The explosive issue of how to handle the US’ enemies detonated into the election campaign on Thursday after US President George W. Bush implied Democrats want to appease terrorists.
Democratic White House hopeful Barack Obama fought back hard, accusing Bush of plumbing the “politics of fear” with his comments in Israel, while allies said the president transgressed by launching a partisan attack on foreign soil.
But Republican candidate John McCain joined in a tag-team attack on Obama, who favors direct negotiations with US foes, including Iran and Syria, as a key foreign policy flashpoint of November’s general election erupted.
“Some seem to believe that we should negotiate with the terrorists and radicals, as if some ingenious argument will persuade them they have been wrong all along,” Bush told the Israeli parliament. “We have heard this foolish delusion before.”
“We have an obligation to call this what it is — the false comfort of appeasement, which has been repeatedly discredited by history,” he said, drawing parallels with the 1930s capitulation to the Nazis.
The White House denied the comments directly targeted Obama. But the Illinois senator, who is looking to eliminate Hillary Clinton from the Democratic race and switch to a general-election footing, waded into the row.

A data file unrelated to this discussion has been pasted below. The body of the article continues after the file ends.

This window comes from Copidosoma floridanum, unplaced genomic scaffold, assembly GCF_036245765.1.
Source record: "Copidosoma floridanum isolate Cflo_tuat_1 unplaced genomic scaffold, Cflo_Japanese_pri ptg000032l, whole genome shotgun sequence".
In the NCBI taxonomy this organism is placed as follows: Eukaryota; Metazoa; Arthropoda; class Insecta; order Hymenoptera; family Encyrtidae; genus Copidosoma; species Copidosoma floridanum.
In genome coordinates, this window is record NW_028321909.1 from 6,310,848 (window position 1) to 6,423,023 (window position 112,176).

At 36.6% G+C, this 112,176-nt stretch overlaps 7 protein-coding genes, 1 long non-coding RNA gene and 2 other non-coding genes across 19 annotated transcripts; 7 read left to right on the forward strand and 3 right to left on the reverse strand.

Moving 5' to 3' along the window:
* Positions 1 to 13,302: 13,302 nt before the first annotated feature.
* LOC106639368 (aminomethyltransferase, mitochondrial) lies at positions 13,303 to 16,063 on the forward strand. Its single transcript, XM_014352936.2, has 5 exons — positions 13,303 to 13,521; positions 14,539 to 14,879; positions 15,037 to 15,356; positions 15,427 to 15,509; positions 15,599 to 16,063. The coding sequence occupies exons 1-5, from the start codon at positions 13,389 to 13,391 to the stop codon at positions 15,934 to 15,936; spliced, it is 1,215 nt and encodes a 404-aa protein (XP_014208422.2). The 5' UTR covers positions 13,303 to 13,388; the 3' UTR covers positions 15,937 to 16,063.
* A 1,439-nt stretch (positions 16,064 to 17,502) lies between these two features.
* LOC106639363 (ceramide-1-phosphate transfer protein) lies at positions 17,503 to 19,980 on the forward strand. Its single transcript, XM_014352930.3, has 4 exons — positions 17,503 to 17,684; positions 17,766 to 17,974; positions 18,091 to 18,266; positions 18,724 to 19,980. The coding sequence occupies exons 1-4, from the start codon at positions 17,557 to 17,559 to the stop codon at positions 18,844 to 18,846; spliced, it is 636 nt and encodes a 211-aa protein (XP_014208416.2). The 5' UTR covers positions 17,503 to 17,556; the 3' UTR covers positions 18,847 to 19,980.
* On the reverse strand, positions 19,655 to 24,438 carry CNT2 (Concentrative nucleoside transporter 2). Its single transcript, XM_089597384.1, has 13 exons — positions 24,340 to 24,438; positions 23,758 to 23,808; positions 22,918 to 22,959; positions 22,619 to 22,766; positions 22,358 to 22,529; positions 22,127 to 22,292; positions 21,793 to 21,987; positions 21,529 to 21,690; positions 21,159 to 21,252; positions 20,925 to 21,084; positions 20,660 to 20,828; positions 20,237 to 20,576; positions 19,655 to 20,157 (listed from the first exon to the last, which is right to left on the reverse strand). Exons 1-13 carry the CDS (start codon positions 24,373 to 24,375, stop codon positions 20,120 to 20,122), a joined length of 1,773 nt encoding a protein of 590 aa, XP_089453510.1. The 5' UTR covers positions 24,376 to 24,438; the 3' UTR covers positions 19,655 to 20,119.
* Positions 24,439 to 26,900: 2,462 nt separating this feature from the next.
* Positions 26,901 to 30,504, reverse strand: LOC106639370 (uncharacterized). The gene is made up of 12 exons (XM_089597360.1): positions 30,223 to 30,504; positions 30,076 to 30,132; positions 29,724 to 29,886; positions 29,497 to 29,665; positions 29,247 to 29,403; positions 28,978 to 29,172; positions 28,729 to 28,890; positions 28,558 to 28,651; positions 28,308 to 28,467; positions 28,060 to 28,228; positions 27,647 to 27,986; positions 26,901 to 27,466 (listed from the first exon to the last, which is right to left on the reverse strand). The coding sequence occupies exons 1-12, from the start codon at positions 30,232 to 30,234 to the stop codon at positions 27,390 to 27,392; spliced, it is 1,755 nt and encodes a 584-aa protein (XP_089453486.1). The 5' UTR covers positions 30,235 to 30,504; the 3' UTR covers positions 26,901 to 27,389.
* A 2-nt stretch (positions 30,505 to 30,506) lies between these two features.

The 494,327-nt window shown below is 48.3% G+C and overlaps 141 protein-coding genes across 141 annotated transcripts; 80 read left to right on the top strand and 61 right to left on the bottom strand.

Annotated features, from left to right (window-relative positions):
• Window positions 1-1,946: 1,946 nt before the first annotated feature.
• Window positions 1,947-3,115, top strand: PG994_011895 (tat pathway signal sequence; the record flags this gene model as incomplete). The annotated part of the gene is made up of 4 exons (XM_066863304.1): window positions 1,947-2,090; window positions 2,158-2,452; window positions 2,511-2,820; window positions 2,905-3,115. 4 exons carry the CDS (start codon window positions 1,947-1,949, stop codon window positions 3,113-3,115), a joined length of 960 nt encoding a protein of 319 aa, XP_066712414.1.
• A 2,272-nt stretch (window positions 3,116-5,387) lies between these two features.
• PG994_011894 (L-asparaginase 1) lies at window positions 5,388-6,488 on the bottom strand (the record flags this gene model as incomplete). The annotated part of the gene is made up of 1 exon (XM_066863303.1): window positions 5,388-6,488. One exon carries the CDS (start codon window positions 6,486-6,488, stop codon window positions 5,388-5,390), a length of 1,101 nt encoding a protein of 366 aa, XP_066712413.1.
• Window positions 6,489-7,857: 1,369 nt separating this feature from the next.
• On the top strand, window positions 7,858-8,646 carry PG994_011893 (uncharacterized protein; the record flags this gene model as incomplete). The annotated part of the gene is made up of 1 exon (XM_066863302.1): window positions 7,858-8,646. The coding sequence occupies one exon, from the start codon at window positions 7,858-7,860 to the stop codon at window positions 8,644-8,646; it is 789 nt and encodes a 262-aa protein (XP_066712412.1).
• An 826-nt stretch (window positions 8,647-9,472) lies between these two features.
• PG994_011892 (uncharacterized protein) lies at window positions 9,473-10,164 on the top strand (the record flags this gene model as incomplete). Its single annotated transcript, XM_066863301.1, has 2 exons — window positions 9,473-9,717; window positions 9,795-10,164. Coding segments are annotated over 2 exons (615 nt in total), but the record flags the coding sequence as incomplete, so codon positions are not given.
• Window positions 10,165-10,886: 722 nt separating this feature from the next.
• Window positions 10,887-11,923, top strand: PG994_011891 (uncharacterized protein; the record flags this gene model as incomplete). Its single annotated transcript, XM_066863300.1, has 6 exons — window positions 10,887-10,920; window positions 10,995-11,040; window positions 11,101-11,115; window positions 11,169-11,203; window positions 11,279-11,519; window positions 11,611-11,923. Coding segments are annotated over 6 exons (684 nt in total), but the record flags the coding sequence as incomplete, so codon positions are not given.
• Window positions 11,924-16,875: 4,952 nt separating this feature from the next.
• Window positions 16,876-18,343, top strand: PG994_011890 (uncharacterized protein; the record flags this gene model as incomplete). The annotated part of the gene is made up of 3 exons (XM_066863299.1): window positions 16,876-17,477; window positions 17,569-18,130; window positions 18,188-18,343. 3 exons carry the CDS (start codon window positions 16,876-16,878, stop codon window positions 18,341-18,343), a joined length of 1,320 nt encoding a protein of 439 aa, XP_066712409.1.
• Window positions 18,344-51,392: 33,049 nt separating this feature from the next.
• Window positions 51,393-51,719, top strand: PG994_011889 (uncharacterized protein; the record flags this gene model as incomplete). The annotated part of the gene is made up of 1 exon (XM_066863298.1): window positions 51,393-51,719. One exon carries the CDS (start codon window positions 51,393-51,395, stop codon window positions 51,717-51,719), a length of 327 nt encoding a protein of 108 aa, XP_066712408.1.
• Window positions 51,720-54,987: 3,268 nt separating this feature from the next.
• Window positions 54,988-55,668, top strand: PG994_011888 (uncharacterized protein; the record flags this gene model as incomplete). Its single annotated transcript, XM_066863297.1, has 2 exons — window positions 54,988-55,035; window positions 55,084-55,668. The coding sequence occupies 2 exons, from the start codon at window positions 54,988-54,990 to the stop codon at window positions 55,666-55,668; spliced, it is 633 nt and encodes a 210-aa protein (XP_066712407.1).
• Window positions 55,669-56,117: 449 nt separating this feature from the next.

“George Bush knows that I have never supported engagement with terrorists, and the president’s extraordinary politicization of foreign policy and the politics of fear do nothing to secure the American people or our stalwart ally Israel,” Obama said.
“It is sad that President Bush would use a speech to the Knesset on the 60th anniversary of Israel’s independence to launch a false political attack,” said Obama, who daily adds to his overwhelming lead over Clinton as the Democratic nominating race draws to a close.
“Instead of tough talk and no action, we need to do what Kennedy, Nixon and Reagan did and use all elements of American power — including tough, principled and direct diplomacy — to pressure countries like Iran and Syria,” he said.
McCain then tried to turn the spat to his advantage, saying Obama had made a “serious” error in offering to talk to Iranian President Mahmoud Ahmadinejad, a week after suggesting Obama was the favored candidate of Hamas.
“It shows naivety and inexperience and lack of judgment to say he wants to sit down across the table from an individual who leads a country that says that Israel is a stinking corpse,” McCain told reporters on his bus.
Senator Joseph Biden was one of a slew of Democrats who sprang to Obama’s defense, accusing Bush of indulging in an “ugly pattern” of using national security for political gain.
After describing the president’s remarks as “bullshit,” the Senate foreign relations committee chairman accused the Bush administration of hypocritically pursuing talks with North Korea and, in the past, Libya.
“Under George Bush, the Middle East has become much more dangerous — the United States and our allies, including Israel, are less secure. His policy has been an abject failure,” Biden told reporters.
“For him to call those who rightly see the need for change appeasers is truly delusional. And for him to do it from abroad is truly disgraceful,” Biden said.For her part, Clinton denounced Bush’s comments as “offensive and outrageous.”